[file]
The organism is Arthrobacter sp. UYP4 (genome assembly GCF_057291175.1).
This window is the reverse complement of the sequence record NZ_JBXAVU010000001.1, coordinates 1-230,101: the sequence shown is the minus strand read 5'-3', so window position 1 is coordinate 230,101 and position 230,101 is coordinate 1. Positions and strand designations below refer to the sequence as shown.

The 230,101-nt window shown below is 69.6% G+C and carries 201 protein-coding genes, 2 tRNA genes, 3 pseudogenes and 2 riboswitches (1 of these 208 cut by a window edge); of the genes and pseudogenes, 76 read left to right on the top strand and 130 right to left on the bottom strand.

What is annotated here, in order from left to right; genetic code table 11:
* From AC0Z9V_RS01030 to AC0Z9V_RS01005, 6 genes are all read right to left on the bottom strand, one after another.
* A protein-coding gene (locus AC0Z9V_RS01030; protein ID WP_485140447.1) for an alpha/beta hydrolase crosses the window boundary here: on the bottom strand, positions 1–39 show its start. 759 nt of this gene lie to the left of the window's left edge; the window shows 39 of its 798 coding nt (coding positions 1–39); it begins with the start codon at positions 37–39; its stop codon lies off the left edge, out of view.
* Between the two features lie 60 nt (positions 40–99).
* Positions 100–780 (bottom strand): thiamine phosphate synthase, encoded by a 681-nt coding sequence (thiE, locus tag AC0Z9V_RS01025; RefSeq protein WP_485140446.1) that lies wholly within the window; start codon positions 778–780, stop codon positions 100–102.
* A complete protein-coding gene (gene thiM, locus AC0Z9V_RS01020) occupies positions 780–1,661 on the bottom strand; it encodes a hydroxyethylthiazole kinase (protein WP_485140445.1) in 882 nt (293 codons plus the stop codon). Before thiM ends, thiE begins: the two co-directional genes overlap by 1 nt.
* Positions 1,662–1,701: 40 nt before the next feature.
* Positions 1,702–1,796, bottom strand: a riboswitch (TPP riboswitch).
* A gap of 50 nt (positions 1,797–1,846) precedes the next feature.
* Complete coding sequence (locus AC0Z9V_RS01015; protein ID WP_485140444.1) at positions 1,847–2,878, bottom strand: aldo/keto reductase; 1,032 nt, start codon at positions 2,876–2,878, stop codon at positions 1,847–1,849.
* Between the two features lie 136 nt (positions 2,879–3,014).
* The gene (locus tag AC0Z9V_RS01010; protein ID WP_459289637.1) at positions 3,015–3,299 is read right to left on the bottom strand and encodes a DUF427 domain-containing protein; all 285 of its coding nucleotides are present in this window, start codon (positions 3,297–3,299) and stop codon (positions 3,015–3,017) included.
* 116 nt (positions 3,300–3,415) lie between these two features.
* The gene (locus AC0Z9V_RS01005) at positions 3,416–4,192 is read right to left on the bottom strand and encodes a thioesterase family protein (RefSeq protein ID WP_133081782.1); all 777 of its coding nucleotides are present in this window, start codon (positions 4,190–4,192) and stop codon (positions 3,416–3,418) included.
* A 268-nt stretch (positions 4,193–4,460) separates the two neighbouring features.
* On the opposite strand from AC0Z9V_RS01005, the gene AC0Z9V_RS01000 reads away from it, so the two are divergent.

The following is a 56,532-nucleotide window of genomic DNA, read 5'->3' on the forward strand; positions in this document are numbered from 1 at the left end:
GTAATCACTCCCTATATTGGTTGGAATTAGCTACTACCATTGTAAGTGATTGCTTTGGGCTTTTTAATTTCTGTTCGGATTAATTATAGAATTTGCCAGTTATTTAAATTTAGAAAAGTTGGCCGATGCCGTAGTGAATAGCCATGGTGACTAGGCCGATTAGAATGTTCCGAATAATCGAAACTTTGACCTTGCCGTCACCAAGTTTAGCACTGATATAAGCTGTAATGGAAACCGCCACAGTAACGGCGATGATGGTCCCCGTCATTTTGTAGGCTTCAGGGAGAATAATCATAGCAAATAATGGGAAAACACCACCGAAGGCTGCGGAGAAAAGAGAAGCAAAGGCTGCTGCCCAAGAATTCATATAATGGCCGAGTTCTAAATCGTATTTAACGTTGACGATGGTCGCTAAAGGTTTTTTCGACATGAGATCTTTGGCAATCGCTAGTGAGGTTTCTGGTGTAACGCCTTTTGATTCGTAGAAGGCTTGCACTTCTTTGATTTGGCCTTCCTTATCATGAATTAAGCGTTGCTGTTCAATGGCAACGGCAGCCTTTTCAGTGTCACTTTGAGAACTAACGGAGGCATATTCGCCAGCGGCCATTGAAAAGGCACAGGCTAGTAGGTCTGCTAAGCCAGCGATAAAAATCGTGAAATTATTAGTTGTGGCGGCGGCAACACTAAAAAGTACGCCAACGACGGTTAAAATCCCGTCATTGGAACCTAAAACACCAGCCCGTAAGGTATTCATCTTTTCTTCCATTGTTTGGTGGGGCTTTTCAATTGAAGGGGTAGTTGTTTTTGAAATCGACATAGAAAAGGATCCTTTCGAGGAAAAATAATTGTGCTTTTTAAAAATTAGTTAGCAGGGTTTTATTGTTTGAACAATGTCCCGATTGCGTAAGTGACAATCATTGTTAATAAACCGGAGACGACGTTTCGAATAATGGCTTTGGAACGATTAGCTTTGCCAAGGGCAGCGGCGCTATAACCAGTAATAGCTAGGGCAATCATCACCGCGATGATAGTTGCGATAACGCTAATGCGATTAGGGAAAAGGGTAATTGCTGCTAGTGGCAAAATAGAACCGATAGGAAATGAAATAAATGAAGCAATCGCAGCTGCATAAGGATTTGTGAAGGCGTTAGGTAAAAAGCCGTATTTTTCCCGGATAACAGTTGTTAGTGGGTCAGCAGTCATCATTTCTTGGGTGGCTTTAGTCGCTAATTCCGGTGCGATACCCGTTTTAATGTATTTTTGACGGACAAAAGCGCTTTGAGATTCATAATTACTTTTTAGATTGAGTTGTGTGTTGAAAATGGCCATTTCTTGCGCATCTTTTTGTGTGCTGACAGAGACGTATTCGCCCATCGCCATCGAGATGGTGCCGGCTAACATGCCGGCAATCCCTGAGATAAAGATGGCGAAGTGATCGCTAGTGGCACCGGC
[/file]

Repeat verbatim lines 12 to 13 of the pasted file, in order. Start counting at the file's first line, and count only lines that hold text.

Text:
* A gap of 50 nt (positions 1,797–1,846) precedes the next feature.
* Complete coding sequence (locus AC0Z9V_RS01015; protein ID WP_485140444.1) at positions 1,847–2,878, bottom strand: aldo/keto reductase; 1,032 nt, start codon at positions 2,876–2,878, stop codon at positions 1,847–1,849.